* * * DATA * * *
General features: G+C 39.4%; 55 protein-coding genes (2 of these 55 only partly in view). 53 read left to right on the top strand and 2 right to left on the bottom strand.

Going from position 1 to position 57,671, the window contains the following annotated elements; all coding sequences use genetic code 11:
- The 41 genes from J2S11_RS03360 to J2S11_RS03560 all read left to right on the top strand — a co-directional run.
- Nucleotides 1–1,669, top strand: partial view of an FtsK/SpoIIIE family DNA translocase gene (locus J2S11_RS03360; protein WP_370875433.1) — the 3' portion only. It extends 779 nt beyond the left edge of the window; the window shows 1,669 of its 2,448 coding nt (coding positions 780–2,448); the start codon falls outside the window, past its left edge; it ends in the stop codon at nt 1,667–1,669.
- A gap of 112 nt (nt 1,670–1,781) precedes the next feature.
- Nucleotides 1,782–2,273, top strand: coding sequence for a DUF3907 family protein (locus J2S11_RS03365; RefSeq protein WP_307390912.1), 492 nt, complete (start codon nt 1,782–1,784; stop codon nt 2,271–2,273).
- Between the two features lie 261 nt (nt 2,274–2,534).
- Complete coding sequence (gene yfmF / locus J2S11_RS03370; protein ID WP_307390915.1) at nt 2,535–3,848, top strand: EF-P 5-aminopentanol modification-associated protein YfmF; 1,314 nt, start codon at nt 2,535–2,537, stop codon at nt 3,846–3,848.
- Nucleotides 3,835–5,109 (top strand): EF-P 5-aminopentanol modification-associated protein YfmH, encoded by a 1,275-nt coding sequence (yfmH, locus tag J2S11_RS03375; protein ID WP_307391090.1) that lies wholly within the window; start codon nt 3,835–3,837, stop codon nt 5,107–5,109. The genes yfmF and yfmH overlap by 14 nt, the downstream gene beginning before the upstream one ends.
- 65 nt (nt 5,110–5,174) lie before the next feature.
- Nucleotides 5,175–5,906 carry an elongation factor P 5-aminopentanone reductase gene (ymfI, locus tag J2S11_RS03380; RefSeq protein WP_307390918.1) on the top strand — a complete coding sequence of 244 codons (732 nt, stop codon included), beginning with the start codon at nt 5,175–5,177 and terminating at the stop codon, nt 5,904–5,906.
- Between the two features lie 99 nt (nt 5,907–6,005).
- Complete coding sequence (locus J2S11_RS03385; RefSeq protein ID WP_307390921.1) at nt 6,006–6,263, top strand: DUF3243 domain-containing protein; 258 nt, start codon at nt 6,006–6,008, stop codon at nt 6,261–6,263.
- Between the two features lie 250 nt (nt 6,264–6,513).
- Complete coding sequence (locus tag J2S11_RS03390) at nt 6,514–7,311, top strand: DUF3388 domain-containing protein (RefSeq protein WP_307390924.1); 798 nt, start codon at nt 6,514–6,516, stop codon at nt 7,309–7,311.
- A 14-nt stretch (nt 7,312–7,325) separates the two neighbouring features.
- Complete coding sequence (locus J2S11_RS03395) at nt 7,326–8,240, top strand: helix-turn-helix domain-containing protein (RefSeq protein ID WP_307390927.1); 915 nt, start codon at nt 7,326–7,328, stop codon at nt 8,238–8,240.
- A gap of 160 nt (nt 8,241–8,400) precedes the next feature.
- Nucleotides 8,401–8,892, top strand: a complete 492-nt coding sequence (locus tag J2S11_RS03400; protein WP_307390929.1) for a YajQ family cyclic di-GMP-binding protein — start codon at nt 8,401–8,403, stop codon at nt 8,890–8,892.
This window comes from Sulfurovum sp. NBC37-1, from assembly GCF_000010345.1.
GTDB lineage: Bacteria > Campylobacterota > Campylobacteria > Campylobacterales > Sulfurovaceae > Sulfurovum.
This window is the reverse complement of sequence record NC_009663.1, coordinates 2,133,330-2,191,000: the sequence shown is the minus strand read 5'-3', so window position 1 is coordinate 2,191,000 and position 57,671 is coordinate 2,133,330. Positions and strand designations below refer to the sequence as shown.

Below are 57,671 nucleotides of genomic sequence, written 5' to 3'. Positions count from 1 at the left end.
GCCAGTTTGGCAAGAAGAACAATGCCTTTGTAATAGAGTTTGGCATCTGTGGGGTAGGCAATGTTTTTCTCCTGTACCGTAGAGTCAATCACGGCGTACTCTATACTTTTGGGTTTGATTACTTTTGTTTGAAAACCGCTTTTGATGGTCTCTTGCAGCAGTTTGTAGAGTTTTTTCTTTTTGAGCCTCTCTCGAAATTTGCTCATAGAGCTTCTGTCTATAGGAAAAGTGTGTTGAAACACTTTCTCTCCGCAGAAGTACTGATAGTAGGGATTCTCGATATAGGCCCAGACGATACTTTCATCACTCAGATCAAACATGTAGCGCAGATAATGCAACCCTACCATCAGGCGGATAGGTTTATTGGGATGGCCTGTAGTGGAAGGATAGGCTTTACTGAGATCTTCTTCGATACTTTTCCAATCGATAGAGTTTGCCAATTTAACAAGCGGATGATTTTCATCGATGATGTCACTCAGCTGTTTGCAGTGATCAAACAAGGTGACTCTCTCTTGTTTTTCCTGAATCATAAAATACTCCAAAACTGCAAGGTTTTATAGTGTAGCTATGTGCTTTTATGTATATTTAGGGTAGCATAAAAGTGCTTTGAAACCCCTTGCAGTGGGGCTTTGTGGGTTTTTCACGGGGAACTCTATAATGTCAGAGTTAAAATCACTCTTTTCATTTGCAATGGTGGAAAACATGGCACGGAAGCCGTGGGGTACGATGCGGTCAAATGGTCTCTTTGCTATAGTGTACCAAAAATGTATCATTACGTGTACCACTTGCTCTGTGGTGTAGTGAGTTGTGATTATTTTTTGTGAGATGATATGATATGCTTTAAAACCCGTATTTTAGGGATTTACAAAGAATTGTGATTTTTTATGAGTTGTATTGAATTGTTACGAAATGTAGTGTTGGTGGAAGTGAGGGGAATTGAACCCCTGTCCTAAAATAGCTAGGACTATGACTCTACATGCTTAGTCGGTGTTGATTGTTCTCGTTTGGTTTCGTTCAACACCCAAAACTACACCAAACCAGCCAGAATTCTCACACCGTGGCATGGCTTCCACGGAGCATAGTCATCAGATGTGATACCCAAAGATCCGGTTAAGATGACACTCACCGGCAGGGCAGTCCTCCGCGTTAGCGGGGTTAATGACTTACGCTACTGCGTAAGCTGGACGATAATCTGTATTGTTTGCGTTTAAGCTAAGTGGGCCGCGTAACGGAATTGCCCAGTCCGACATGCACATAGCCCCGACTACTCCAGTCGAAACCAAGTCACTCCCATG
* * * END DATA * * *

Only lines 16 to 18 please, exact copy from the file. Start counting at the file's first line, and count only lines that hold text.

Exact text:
- A 14-nt stretch (nt 7,312–7,325) separates the two neighbouring features.
- Complete coding sequence (locus J2S11_RS03395) at nt 7,326–8,240, top strand: helix-turn-helix domain-containing protein (RefSeq protein ID WP_307390927.1); 915 nt, start codon at nt 7,326–7,328, stop codon at nt 8,238–8,240.
- A gap of 160 nt (nt 8,241–8,400) precedes the next feature.